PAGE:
In the battle for land, it has been humans who have had the upper-hand. Our intelligence, weapons and technology has meant that no corner of the earth has escaped. Having destroyed great swathes of land, natural habitat’s fate now lies in our hands. For Karen Mitchell, Relationship Manager at Trees for Life, her weapon of choice is communication.
In the far reaches of Scotland, Trees for Life are attempting to re-wild land which had previously been decimated by humans and the impact of farming. The Caledonian Forest – the very essence of Scotland – has been reduced to just one, percent of its original size. Wildlife such as beaver, wild boar, lynx, wolf and bears were hunted to extinction.
The charity’s core focus is to restore the forest and all the wildlife which depends on it. The hope is it will also inspire similar projects around the world.
“Biodiversity loss is starting to get into people’s consciousness as a really urgent issue. Some scientists say species/biodiversity loss is a greater risk to society than even climate change. That message is really starting to get over and that is helping us,” Karen told ANFPE.
“We do get a lot of bad news about losses and extinction and, for me, sometimes it’s a challenge to remain positive. But, it is by finding the optimism and remaining confident that we are collectively making a difference,” she added.
Karen studied biology at university before going into teaching and, eventually, the publishing industry. But, environmental issues were her passion and she went back to university where she studied natural resource management. Years in the “wilderness” of European policy followed, trying to influence policy to benefit nature.
But, she learned, people had to be included for nature conservation to succeed.
“I had been very focused on nature and wildlife and people for me were just in the way. But, gradually, over time, I moved more into roles that involved communication. I started to learn more about psychology and what makes people tick and how to encourage pro-environmental behaviour. I learned about people’s values, what drives them and what their needs may be.
“I wish I had figured out earlier that everything comes down to communication. You can be speaking all you like, but if people cannot hear you, then the message is lost and meaningless,” said Karen.
Part of her learning process was understanding that people are motivated by different things and therefore approaches should be varied. While some may be driven by curiosity and nature, for others it could be the appearance of success, or looking good in front of their peers.
“It is still possible to influence and connect with those people. But, I do not expect to make them think like I do. I think sometimes with conservationists, the messaging tends to be from our value sets, rather than being towards the kinds of things these people connect to,” she explained.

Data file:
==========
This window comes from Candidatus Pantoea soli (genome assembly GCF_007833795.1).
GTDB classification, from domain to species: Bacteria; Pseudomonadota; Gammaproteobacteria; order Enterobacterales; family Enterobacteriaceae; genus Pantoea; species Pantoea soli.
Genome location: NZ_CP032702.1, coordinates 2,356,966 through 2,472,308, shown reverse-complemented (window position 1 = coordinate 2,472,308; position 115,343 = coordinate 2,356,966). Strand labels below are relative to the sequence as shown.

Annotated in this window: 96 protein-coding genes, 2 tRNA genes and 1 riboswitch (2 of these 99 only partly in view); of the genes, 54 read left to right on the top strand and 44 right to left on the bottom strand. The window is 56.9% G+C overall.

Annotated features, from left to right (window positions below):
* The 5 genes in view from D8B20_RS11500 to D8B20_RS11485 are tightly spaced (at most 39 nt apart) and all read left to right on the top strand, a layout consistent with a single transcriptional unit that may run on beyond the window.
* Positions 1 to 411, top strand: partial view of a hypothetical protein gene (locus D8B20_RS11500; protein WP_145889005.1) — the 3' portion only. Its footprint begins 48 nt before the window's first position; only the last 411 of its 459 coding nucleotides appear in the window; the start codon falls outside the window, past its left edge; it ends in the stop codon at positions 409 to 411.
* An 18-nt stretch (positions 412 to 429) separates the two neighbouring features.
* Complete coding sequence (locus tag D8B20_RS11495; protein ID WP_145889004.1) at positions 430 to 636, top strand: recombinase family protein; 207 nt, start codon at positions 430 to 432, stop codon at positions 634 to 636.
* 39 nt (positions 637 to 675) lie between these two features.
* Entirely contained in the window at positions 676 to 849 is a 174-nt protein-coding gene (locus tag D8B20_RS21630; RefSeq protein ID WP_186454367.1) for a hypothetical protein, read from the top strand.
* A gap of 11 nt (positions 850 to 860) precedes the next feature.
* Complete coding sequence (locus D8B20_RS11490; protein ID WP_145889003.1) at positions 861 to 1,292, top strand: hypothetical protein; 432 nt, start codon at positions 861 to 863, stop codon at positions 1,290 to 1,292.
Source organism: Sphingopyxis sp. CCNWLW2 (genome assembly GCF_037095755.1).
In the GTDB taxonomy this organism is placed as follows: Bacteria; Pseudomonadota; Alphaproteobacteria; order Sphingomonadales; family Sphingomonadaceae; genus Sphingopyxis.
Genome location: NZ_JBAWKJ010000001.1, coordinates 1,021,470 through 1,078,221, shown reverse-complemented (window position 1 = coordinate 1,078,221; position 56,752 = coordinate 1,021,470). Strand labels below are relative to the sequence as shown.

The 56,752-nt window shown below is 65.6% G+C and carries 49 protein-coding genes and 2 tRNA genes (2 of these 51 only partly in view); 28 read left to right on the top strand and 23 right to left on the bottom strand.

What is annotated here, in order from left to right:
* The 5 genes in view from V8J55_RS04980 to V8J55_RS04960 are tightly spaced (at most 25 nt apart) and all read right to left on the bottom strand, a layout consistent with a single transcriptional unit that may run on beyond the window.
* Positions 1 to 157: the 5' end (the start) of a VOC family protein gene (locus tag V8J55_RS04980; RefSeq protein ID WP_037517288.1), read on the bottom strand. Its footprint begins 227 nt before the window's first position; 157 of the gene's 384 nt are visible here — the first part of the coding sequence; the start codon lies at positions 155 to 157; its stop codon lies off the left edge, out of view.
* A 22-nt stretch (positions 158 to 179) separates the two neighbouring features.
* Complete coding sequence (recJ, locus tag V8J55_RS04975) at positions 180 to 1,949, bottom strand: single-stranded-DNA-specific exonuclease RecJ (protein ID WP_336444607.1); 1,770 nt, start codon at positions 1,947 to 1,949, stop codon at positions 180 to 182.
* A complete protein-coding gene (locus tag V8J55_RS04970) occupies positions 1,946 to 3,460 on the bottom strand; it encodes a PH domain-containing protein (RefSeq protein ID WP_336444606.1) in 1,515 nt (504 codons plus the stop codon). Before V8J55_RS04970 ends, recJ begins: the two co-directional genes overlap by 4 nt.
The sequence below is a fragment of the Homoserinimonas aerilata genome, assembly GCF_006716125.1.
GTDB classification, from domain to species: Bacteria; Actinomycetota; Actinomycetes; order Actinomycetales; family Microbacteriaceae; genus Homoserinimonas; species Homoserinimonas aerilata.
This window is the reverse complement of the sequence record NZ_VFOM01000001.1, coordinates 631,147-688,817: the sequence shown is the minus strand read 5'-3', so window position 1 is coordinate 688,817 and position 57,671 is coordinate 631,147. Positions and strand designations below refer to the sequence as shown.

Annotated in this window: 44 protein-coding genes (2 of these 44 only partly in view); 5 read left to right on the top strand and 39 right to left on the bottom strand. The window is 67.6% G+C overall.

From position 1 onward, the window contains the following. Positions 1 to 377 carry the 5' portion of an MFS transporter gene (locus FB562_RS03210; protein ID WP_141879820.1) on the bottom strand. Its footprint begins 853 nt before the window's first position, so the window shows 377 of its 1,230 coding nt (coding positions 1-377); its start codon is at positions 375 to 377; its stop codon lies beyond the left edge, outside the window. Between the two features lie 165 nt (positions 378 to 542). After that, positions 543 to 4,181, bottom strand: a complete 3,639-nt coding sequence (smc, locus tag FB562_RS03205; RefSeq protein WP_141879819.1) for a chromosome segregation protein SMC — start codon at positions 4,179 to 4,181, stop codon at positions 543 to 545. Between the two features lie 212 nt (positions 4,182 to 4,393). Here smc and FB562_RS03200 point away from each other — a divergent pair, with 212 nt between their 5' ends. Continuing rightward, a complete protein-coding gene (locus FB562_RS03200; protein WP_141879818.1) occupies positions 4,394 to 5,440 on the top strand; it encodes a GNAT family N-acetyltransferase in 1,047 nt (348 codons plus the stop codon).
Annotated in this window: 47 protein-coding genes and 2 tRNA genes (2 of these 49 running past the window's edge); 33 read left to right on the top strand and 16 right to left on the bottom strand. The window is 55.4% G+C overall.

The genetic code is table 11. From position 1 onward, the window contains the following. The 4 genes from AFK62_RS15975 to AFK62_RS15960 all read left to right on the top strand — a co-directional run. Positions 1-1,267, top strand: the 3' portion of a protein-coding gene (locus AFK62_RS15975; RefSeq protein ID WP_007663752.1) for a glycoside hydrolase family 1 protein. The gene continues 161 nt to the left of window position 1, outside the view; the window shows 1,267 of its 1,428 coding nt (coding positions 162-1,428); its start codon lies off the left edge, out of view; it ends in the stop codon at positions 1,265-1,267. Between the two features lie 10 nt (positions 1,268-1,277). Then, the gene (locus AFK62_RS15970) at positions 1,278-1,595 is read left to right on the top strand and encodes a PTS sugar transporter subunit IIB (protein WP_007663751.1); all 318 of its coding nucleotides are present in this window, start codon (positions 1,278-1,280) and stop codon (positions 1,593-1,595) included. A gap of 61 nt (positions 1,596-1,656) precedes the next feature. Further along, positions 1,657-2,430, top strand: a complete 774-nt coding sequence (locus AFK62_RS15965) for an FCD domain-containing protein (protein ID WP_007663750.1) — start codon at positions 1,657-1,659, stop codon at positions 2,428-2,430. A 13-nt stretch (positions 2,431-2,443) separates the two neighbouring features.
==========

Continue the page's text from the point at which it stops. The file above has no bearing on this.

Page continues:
Trees for Life offer a variety of ways to connect people to the forest. This ranges from using the red squirrel’s natural cuteness to draw people in, right through to “survival” weekends for those who want to test their mettle.
Her next venture is in virtual reality, working alongside the Northern Film School, to produce a film to immerse people who may not otherwise have access to the forest. The film will give them a sense of what it is like to walk through the forest, the smells of the pinewood, what it sounds like underfoot. It is hoped this will inspire people to protect it.
The flexible approach works. Trees for life – which began 25 years ago – has planted over 1.5 million trees so far – the equivalent to an area of 4,000 rugby pitches.
As well, it has been helping red squirrels to recolonise forests in the north west Highlands of Scotland. To date, 140 red squirrels have been translocated to seven woods.
Talks are already in place to look at beaver re-introduction – although these have stalled following an illegal release of beavers in Tayside.
“The government position at the moment is to say no to any new licensed releases of beavers – even though they are now officially acknowledged as a native species – until the ‘delinquent’ beavers in Tayside have been dealt with and that conflict has been resolved,” she said.
The charity is also providing trainee placements for people to learn the skills needed to restore the forest, creating a workforce which understands both traditional land management and new approaches to forest restoration.
“Remembering there are people who are coming to hear about or experience the Caledonian Forest for the first time ever, and are being moved by it, and will be starting to take action to help protect it – that is what gives me a boost…It is like a conveyor belt of new people all the time that we can turn into activists and rewilders,” she said.
“I think we are living on the most amazing planet. My antidote to my sometimes despair at the wreckage of the wonderful life that we have, is to do anything that will help nature,” she added.